Meet a Joomler - Niels Braczek
I guess most contributors to the code of Joomla have heard of Niels. Personally, I (only) met him at a Joomla Conference in Spain and he striked me as a passionate man. I loved reading his answers on my questions, I hope you do too.
Hi Niels! Tell us a little about yourself
My name is Niels Braczek. I started with software development in the mid-70s as a student. For 40 years now I have been self-employed as a developer and consultant. I live in the far north of Germany near the Danish border, am married, have two children and two grandchildren.
How did you get involved with Joomla and the Joomla Community?
In the early 2000s, like many others, I started to develop my own CMS. I chose Mambo as a basis, because Mambo was a technically very visionary system, but it didn't quite meet my needs. When Joomla! appeared in 2005 as a fork of Mambo, I immediately abandoned my project and joined Joomla! Since then I have been contributing to this open source project in many ways. Today I am one of the Release Managers for Joomla 5, responsible for the Joomla Framework and head of the Software Architecture and Strategy Team.
What do you do for a day job, and if this includes Joomla, how?
As I mentioned, I have been doing software development for 40 years. I like to use Joomla as a basis because it provides me with ready-made solutions for standard tasks such as user administration, rights management or multilingualism and I can then concentrate fully on the actual tasks, which usually come from sensitive areas such as medical applications or FinTech.
Do you use Joomla in other ways?
The projects I work on today are mostly long-term, so I hardly find the time to create individual websites. Nevertheless, I encourage the people and organizations in my environment who have or need a website to implement this with Joomla and offer them my help. But that still results in 3-4 sites a year that I am involved in.
Are you involved in the Joomla community, apart from in your official position?
The next JUG is 200 km away; we are not densely enough populated here in the far north to get a JUG going (tried and failed). But fortunately there are virtual JUGs for us now. I also have daily contact with other Joomers on Mattermost and attend every Joomla event I can get to in order to meet my Joomla family.
How did Joomla change your life?
Has Joomla changed my life? Yes, I think it has. I remember that I used to loathe events with lots of people. Today I feel sad when I can't come to a JoomlaDay. The Joomla community has opened up access to people for me, the shy basement kid. Thanks for that!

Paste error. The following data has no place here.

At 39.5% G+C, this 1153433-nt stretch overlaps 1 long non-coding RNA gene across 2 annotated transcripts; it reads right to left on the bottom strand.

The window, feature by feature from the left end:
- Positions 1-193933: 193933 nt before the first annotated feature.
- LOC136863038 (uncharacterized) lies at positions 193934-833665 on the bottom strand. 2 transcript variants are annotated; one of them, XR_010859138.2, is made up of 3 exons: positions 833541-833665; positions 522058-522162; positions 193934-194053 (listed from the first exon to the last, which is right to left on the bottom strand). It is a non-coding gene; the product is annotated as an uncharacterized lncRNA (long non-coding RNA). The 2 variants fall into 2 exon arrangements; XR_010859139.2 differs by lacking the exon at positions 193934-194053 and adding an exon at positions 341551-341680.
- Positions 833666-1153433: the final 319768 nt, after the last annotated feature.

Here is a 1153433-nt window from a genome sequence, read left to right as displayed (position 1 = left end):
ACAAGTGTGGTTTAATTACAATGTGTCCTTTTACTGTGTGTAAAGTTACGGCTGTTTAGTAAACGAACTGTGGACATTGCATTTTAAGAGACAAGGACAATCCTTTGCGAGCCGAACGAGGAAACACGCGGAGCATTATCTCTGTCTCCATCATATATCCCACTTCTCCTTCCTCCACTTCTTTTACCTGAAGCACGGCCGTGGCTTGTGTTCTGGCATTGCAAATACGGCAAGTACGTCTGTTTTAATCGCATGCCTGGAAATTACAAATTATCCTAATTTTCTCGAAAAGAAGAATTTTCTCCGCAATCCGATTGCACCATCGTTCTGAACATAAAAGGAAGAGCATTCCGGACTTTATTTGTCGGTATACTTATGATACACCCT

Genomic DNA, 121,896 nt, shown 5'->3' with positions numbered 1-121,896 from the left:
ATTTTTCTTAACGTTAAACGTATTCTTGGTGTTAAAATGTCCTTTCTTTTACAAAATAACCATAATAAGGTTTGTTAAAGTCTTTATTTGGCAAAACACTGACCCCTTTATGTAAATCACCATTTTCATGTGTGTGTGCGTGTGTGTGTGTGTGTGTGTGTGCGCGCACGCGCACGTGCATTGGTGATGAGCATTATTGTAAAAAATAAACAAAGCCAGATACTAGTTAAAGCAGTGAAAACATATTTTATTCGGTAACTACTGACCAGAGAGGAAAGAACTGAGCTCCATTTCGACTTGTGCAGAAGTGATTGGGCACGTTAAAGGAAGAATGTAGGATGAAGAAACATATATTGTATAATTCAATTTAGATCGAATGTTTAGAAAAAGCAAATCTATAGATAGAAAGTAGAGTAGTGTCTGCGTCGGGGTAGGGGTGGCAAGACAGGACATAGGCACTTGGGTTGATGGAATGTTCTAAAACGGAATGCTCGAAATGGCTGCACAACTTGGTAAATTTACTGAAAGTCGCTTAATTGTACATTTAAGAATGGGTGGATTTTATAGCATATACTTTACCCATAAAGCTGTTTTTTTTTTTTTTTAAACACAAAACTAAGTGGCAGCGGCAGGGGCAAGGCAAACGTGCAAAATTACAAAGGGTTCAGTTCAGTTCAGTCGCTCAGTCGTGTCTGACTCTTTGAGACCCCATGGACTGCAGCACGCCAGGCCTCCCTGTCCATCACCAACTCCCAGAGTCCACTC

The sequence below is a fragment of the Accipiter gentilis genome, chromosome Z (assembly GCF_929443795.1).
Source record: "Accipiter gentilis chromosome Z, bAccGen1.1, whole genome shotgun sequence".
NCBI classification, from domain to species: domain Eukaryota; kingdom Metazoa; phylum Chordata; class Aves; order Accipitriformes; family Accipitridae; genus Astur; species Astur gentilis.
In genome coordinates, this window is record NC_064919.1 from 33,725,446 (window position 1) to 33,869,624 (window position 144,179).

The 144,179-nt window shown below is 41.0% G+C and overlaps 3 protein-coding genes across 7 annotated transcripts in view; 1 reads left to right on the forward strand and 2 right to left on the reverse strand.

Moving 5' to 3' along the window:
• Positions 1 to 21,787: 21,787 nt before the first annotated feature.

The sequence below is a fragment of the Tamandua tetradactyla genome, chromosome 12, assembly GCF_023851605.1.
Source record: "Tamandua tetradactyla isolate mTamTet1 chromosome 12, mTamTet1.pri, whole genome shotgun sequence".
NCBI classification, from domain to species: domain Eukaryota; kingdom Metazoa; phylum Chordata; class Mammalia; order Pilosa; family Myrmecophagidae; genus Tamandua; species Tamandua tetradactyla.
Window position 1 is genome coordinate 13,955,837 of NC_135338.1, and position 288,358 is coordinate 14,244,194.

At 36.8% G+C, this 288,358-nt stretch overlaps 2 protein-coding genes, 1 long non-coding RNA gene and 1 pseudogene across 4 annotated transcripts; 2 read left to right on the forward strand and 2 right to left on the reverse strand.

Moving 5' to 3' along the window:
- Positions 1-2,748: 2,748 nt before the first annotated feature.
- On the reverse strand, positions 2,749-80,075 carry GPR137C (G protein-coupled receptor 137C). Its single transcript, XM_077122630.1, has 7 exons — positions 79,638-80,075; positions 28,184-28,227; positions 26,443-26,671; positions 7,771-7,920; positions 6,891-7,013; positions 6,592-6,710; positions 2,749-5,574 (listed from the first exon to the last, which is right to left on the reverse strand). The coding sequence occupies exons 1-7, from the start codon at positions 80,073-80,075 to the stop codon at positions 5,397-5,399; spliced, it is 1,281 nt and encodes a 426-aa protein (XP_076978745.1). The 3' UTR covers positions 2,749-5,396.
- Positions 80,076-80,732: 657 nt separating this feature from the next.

What did you learn and / or gain personally from being a Joomla Volunteer?
No matter how old you get, you shouldn't stop learning. I myself tend towards perfectionism and love clear structures. You will never be able to achieve both in a project like Joomla, which is entirely community-driven, to an extent that really satisfies me. The most important thing I learn from this (and the process is still ongoing) is: good enough is enough. This is in no way meant in a negative way. It ultimately helps no one if the code is perfect from an academic point of view, but too abstract for our users to still understand and adapt.
Is there any direction you would like to see Joomla go?
The product Joomla is on a good path. Joomla 4 has significantly improved the architecture and made it easier to develop special applications. Joomla 5 will continue to follow this path. Joomla as a project needs to be managed professionally in my opinion. We take months to make decisions that would take days in a company. As a result, we don't take the time necessary to think decisions through really well. The mistakes that result are difficult - if not impossible - to correct. I wish we had something like the PHP Foundation for the PHP project for Joomla.
Do you have a memorable Joomla-moment?
Some time ago, I was able to persuade my son to accompany me to a JoomlaDay. Until then, he only knew me in my home environment, where I am constantly sitting in front of the computer in my "basement office on the first floor" or interacting with a handful of neighbors. There he saw his father in a completely different world and in a completely new light. That had a lasting influence on our relationship.
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